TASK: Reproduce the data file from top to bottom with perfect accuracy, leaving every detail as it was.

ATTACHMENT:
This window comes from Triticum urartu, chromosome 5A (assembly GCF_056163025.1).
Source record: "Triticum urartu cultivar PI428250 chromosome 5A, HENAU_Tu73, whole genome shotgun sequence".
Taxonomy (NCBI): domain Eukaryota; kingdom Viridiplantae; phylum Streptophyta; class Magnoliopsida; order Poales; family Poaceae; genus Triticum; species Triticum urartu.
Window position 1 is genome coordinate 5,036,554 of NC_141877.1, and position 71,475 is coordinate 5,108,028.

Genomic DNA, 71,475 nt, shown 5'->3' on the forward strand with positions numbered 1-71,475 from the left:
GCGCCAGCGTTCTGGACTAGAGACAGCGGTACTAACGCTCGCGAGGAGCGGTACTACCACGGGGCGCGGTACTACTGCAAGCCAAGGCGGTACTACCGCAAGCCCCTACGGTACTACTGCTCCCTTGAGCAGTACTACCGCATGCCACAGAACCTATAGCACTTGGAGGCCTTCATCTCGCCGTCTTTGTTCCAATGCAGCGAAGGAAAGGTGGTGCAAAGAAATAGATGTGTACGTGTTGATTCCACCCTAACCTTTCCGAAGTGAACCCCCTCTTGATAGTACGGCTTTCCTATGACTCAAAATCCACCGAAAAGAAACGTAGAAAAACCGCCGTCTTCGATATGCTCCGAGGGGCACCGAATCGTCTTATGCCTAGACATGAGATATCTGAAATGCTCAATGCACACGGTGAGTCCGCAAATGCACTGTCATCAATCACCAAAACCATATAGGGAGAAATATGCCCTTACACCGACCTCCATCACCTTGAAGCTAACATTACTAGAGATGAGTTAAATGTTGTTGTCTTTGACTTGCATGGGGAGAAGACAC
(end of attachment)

This window comes from Triticum urartu, chromosome 5A (assembly GCF_056163025.1).
Source record: "Triticum urartu cultivar PI428250 chromosome 5A, HENAU_Tu73, whole genome shotgun sequence".
Taxonomy (NCBI): domain Eukaryota; kingdom Viridiplantae; phylum Streptophyta; class Magnoliopsida; order Poales; family Poaceae; genus Triticum; species Triticum urartu.
Window position 1 is genome coordinate 5,036,554 of NC_141877.1, and position 71,475 is coordinate 5,108,028.

Genomic DNA, 71,475 nt, shown 5'->3' on the forward strand with positions numbered 1-71,475 from the left:
GCGCCAGCGTTCTGGACTAGAGACAGCGGTACTAACGCTCGCGAGGAGCGGTACTACCACGGGGCGCGGTACTACTGCAAGCCAAGGCGGTACTACCGCAAGCCCCTACGGTACTACTGCTCCCTTGAGCAGTACTACCGCATGCCACAGAACCTATAGCACTTGGAGGCCTTCATCTCGCCGTCTTTGTTCCAATGCAGCGAAGGAAAGGTGGTGCAAAGAAATAGATGTGTACGTGTTGATTCCACCCTAACCTTTCCGAAGTGAACCCCCTCTTGATAGTACGGCTTTCCTATGACTCAAAATCCACCGAAAAGAAACGTAGAAAAACCGCCGTCTTCGATATGCTCCGAGGGGCACCGAATCGTCTTATGCCTAGACATGAGATATCTGAAATGCTCAATGCACACGGTGAGTCCGCAAATGCACTGTCATCAATCACCAAAACCATATAGGGAGAAATATGCCCTTACACCGACCTCCATCACCTTGAAGCTAACATTACTAGAGATGAGTTAAATGTTGTTGTCTTTGACTTGCATGGGGAGAAGACAC